Find out what other infections can be a dead ringer for this fungal infection, and additional patient management tips.
Is this a dermatophyte lesion? Don't judge by sight alone. (Getty Images)
Your clients know dermatophytosis as ringworm and fear that telltale sign on themselves or their pets because of its zoonotic nature. Veterinary dermatologist Dr. Rudayna Ghubash from the Animal Dermatology Clinic in Marina Del Ray, California, has a few pointers for helping your affected veterinary patients and protecting others in the household from a similar irritating fate.
Don't overdiagnose, but don't underdiagnose
If you go by clinical signs alone, Ghubash says you'll likely overdiagnose dermatophytosis. The classic clinical sign is folliculitis-specifically, circular areas of hair loss with scale. But two other dermatologic conditions can cause the same sign-demodicosis and Staphylococcus species infection.
Ghubash says dermatophytosis can also be underdiagnosed because some affected pets don't display the classic sign. If you don't see folliculitis, you probably won't perform fungal testing. Ghubash says dermatophytosis can instead cause signs that might lead you down the wrong diagnostic path-papular eruptions with scale and crusting, miliary dermatitis and varying degrees of pruritus, from the not itchy at all to the intensely itchy.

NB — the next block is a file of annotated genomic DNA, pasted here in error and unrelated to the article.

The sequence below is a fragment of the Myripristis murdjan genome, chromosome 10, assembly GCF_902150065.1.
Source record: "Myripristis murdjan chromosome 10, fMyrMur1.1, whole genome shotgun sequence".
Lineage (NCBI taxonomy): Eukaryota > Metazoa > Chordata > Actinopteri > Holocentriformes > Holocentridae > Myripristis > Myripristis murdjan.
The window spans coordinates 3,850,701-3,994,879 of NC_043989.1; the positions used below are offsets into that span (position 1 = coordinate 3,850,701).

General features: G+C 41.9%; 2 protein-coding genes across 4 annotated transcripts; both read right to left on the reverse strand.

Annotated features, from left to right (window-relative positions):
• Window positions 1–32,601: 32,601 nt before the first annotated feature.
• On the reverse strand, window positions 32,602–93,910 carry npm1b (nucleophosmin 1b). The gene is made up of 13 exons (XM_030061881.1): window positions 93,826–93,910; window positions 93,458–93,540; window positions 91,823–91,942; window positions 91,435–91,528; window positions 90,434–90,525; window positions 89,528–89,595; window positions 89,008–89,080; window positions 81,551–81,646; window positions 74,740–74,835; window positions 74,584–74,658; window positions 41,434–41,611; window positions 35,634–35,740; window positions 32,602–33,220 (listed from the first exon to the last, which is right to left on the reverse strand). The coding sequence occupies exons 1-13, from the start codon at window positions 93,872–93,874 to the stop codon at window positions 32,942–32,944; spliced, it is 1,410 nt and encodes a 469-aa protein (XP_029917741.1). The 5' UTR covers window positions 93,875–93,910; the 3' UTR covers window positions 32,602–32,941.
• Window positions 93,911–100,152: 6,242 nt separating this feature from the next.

Three species of fungi most commonly cause dermatophytosis: Microsporum canis, Microsporum gypseum and Trichophyton mentagrophytes. It's not enough to determine that a patient has a dermatophyte infection. You must determine the species infecting that patient. Why? In order to provide appropriate environmental treatment, you need to know the likely source of the problem in the first place, says Ghubash. The reservoir is cats for M. canis, soil for M. gypseum and most commonly rodents for T. mentagrophytes. To determine which form of fungi you are dealing with, perform a dermatophyte culture (click here for a how-to).
Fight the long-lived M. canis
This particular species can live off the reservoir-that's the cat-in the environment for 18 months. So just treating the cat won't solve your clients' problem. Advise them that a thorough environmental treatment, consisting of vacuuming, disinfection, steam cleaning and discarding of infected bedding, is a must, says Ghubash.